Brazil’s economy is picking up steam as borrowing costs fall to adequate levels and a weaker currency boosts competitiveness, Finance Minister Guido Mantega said on Thursday.
The world’s sixth-largest economy will grow by an annualized rate of 4 percent by year-end, Mantega said, after nearly stalling in the past few quarters.
One of the reasons for the ongoing recovery is the sharp drop in interest rates to “adequate levels”, which is having an “extraordinary impact on the economy”, the minister said.
Brazil’s central bank on Wednesday cut its benchmark Selic rate for a ninth straight time, to an all-time low of 7.5 percent, from 12.5 percent a year ago. The bank also signaled that it may hold rates at their current level in coming months as the economy gears up.
The rate decision followed hours after the government unveiled stimulus measures including cheaper credit for trucks and machinery and an extension of tax breaks for makers of home appliances and automobiles.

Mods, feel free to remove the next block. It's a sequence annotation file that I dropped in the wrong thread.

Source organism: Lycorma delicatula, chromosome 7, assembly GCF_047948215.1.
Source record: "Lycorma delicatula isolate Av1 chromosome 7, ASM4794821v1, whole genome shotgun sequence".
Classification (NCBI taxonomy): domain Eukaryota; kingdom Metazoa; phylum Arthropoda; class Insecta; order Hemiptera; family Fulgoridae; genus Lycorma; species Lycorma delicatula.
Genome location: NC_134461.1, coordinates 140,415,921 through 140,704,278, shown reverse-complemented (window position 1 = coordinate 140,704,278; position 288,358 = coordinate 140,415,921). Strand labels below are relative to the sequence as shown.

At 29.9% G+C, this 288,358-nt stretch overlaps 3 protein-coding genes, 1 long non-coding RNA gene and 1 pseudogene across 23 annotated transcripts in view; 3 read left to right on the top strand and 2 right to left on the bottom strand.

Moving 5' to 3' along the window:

Mantega said the government will keep favoring a weaker currency to boost competitiveness. The Brazilian real has been trading above 2 units per dollar in the past two months, after a nearly 15-percent devaluation since March.
He also said private-sector banks should follow their state-owned rivals in lowering lending spreads. Private banks slowed loan disbursements in July as they continued cautious after a spike in loan delinquencies.
His speech was delivered to the country’s Economic and Social Development Council, chaired by President Dilma Rousseff and composed by government officials and business leaders.
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